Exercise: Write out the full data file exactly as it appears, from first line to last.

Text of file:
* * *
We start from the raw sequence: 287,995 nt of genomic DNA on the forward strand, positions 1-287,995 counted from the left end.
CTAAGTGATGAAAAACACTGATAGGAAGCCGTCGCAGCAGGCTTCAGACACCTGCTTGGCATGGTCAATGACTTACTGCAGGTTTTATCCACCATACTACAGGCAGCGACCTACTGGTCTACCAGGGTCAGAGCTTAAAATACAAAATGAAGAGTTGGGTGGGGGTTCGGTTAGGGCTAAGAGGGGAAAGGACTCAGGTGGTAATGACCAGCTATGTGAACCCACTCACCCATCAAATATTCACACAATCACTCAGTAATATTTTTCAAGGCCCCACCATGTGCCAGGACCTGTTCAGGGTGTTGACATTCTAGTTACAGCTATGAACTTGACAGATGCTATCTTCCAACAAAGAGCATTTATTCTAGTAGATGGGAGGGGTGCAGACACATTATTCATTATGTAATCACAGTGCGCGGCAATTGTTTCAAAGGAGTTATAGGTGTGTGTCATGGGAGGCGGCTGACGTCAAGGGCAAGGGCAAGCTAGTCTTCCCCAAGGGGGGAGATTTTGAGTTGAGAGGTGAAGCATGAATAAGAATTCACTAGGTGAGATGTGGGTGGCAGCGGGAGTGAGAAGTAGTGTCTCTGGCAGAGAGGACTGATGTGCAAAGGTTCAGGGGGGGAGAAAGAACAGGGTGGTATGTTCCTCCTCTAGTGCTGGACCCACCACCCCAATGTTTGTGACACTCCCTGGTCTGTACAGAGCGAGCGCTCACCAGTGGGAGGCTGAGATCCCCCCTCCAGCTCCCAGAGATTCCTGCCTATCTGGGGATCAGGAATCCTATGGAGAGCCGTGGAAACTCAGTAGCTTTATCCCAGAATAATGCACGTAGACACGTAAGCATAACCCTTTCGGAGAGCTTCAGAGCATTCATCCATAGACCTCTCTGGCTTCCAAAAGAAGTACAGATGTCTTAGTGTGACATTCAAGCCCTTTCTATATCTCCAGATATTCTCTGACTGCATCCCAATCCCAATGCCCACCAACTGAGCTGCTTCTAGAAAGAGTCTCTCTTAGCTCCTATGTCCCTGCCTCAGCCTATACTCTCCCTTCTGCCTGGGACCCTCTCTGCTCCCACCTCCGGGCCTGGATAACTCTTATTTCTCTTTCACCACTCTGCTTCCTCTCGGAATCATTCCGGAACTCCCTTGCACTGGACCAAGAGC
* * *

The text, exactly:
We start from the raw sequence: 287,995 nt of genomic DNA on the forward strand, positions 1-287,995 counted from the left end.
CTAAGTGATGAAAAACACTGATAGGAAGCCGTCGCAGCAGGCTTCAGACACCTGCTTGGCATGGTCAATGACTTACTGCAGGTTTTATCCACCATACTACAGGCAGCGACCTACTGGTCTACCAGGGTCAGAGCTTAAAATACAAAATGAAGAGTTGGGTGGGGGTTCGGTTAGGGCTAAGAGGGGAAAGGACTCAGGTGGTAATGACCAGCTATGTGAACCCACTCACCCATCAAATATTCACACAATCACTCAGTAATATTTTTCAAGGCCCCACCATGTGCCAGGACCTGTTCAGGGTGTTGACATTCTAGTTACAGCTATGAACTTGACAGATGCTATCTTCCAACAAAGAGCATTTATTCTAGTAGATGGGAGGGGTGCAGACACATTATTCATTATGTAATCACAGTGCGCGGCAATTGTTTCAAAGGAGTTATAGGTGTGTGTCATGGGAGGCGGCTGACGTCAAGGGCAAGGGCAAGCTAGTCTTCCCCAAGGGGGGAGATTTTGAGTTGAGAGGTGAAGCATGAATAAGAATTCACTAGGTGAGATGTGGGTGGCAGCGGGAGTGAGAAGTAGTGTCTCTGGCAGAGAGGACTGATGTGCAAAGGTTCAGGGGGGGAGAAAGAACAGGGTGGTATGTTCCTCCTCTAGTGCTGGACCCACCACCCCAATGTTTGTGACACTCCCTGGTCTGTACAGAGCGAGCGCTCACCAGTGGGAGGCTGAGATCCCCCCTCCAGCTCCCAGAGATTCCTGCCTATCTGGGGATCAGGAATCCTATGGAGAGCCGTGGAAACTCAGTAGCTTTATCCCAGAATAATGCACGTAGACACGTAAGCATAACCCTTTCGGAGAGCTTCAGAGCATTCATCCATAGACCTCTCTGGCTTCCAAAAGAAGTACAGATGTCTTAGTGTGACATTCAAGCCCTTTCTATATCTCCAGATATTCTCTGACTGCATCCCAATCCCAATGCCCACCAACTGAGCTGCTTCTAGAAAGAGTCTCTCTTAGCTCCTATGTCCCTGCCTCAGCCTATACTCTCCCTTCTGCCTGGGACCCTCTCTGCTCCCACCTCCGGGCCTGGATAACTCTTATTTCTCTTTCACCACTCTGCTTCCTCTCGGAATCATTCCGGAACTCCCTTGCACTGGACCAAGAGC